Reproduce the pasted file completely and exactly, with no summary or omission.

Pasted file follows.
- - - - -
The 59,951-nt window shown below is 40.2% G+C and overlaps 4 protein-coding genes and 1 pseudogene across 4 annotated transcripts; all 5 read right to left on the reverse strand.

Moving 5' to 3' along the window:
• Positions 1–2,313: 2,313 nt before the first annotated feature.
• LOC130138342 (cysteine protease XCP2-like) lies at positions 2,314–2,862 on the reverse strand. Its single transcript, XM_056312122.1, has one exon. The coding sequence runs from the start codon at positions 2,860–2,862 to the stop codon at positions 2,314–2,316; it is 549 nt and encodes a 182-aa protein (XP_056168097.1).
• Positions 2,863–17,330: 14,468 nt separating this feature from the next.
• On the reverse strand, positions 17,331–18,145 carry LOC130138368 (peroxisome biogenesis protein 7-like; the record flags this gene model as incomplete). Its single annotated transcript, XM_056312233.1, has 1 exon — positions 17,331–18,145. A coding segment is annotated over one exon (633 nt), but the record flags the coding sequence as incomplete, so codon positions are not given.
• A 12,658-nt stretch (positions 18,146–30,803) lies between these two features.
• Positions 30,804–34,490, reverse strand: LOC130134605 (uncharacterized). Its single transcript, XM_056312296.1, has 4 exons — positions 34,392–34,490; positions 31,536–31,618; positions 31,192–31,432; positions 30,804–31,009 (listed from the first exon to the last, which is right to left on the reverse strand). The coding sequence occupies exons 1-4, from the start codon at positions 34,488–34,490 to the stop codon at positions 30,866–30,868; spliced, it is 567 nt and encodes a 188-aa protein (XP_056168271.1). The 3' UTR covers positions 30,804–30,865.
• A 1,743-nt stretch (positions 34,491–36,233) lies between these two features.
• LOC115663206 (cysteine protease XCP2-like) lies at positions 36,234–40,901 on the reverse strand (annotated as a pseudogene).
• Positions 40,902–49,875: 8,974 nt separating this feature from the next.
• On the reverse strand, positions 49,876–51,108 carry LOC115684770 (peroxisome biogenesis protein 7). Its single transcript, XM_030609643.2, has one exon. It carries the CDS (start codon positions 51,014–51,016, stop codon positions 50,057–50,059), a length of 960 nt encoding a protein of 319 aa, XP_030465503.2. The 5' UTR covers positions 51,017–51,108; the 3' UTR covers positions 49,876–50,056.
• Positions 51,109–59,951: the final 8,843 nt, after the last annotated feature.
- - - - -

The 59,951-nt window shown below is 40.2% G+C and overlaps 4 protein-coding genes and 1 pseudogene across 4 annotated transcripts; all 5 read right to left on the reverse strand.

Moving 5' to 3' along the window:
• Positions 1–2,313: 2,313 nt before the first annotated feature.
• LOC130138342 (cysteine protease XCP2-like) lies at positions 2,314–2,862 on the reverse strand. Its single transcript, XM_056312122.1, has one exon. The coding sequence runs from the start codon at positions 2,860–2,862 to the stop codon at positions 2,314–2,316; it is 549 nt and encodes a 182-aa protein (XP_056168097.1).
• Positions 2,863–17,330: 14,468 nt separating this feature from the next.
• On the reverse strand, positions 17,331–18,145 carry LOC130138368 (peroxisome biogenesis protein 7-like; the record flags this gene model as incomplete). Its single annotated transcript, XM_056312233.1, has 1 exon — positions 17,331–18,145. A coding segment is annotated over one exon (633 nt), but the record flags the coding sequence as incomplete, so codon positions are not given.
• A 12,658-nt stretch (positions 18,146–30,803) lies between these two features.
• Positions 30,804–34,490, reverse strand: LOC130134605 (uncharacterized). Its single transcript, XM_056312296.1, has 4 exons — positions 34,392–34,490; positions 31,536–31,618; positions 31,192–31,432; positions 30,804–31,009 (listed from the first exon to the last, which is right to left on the reverse strand). The coding sequence occupies exons 1-4, from the start codon at positions 34,488–34,490 to the stop codon at positions 30,866–30,868; spliced, it is 567 nt and encodes a 188-aa protein (XP_056168271.1). The 3' UTR covers positions 30,804–30,865.
• A 1,743-nt stretch (positions 34,491–36,233) lies between these two features.
• LOC115663206 (cysteine protease XCP2-like) lies at positions 36,234–40,901 on the reverse strand (annotated as a pseudogene).
• Positions 40,902–49,875: 8,974 nt separating this feature from the next.
• On the reverse strand, positions 49,876–51,108 carry LOC115684770 (peroxisome biogenesis protein 7). Its single transcript, XM_030609643.2, has one exon. It carries the CDS (start codon positions 51,014–51,016, stop codon positions 50,057–50,059), a length of 960 nt encoding a protein of 319 aa, XP_030465503.2. The 5' UTR covers positions 51,017–51,108; the 3' UTR covers positions 49,876–50,056.
• Positions 51,109–59,951: the final 8,843 nt, after the last annotated feature.